Results and discussion

The study population consisted of 625,903 veterans with diabetes who were followed until death, loss to follow-up, or through December 2006. The mean age was 65.4 years (sd 11.1) with a range of 18–100 years. Those with diabetes and no comorbid diagnosis comprised 10.6% of the sample. Hypertension was the most common medical comorbidity (78.2%) and depression was the most common psychiatric comorbidity (12.7%). Over one fifth of the population (22.5%) had three or more medical comorbidities and 3.2% of the population had two or more psychiatric comorbidities. During the follow-up period, 21.9% of individuals in the cohort died. Table 1 shows demographic and comorbidity profile of the study population. The average survival time of those that died was 1.97 years. About one quarter of deaths occurred in each of the first (25.8%) and second (26.2%) year of follow-up with 9.1% occurring in the final year of follow-up.

Table 1. Demographic and Comorbidity Profile of Veterans*

The mortality risk associated with individual medical and psychiatric comorbidities after adjusting for demographic factors (age, gender, race/ethnicity, marital status, area of residence, service connection, and geographic region) are presented in Table 2. Of the medical comorbidities examined, congestive heart failure, which was present in 11.2% of the population, carried the greatest mortality risk with patients with congestive heart failure being almost twice as likely to die as those without congestive heart failure (HR = 1.92). Lung and cerebrovascular disease present in 13.8% and 11.4%, respectively, of the population also carried high mortality risk with patients with lung disease having 42% greater risk of mortality than those without lung disease and patients with cerebrovascular disease having 39% greater risk of mortality than those without cerebrovascular disease. Alternatively, hypertension and obesity each carried a lower mortality risk. For each of the psychiatric comorbidities examined, depression, psychoses and substance abuse carried significant mortality risk of 5%, 16% and 50%, respectively.Unadjusted Kaplan-Meier survival curves presented in Figure 1, illustrate the effect of medical comorbidity burden on probability of survival stratified by number of psychiatric comorbidities (i.e., 0, 1 and 2). Within each strata of psychiatric comorbidity burden, there was a clear graded relationship between number of medical comorbidities and probability of survival. Specifically, within each strata probability of survival was highest in those with zero medical comorbidities and lowest in those with 3 or more medical comorbidities. In Figure 2, unadjusted Kaplan-Meier survival curves illustrate the effect of psychiatric comorbidity burden on probability of survival stratified by number of medical comorbidities (i.e., 0, 1, 2 and 3 or more). In contrast to different survival curves for each level of comorbidity, Figure 2 illustrates a similar probability of survival across levels of psychiatric comorbidity burden in veterans with zero and 1 medical comorbidity. Moreover, while there is some differentiation in survival across levels of psychiatric comorbidity burden in veterans with 2 and 3 or more medical comorbidities, survival probability did not clearly decrease with increased psychiatric comorbidity burden.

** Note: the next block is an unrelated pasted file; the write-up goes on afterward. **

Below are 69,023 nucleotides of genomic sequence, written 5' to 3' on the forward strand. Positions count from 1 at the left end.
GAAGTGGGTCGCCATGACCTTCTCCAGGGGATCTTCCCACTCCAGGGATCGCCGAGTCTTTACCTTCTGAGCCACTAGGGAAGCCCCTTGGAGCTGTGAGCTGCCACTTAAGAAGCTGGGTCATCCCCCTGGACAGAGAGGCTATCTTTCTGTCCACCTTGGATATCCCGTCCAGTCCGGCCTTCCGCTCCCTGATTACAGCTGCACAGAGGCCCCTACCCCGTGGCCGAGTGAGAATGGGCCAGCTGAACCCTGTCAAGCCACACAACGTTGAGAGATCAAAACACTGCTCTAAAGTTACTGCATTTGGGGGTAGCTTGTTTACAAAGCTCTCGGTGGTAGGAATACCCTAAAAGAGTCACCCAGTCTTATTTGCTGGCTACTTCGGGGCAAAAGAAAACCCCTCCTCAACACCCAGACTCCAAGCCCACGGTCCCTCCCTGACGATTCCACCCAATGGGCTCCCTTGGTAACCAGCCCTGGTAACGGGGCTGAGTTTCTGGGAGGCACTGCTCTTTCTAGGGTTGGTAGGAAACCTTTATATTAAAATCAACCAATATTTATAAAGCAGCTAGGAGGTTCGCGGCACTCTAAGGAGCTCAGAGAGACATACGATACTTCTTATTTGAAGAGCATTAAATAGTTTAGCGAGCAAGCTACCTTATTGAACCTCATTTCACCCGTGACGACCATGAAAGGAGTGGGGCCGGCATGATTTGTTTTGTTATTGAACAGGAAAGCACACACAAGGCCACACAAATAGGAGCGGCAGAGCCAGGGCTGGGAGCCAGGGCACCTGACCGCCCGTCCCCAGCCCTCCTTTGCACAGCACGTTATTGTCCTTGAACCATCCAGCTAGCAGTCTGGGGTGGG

Table 2. Hazard Ratio and 95% Confidence Interval Estimates for Each Disease Category* (ordered by decreasing level of risk)

thumbnailFigure 1. Unadjusted Kaplan-Meier Survival Curves for Medical Comorbidity at Each Level of Psychiatric Comorbidity.

thumbnailFigure 2. Unadjusted Kaplan-Meier Survival Curves for Psychiatric Comorbidity at Each Level of Medical Comorbidity.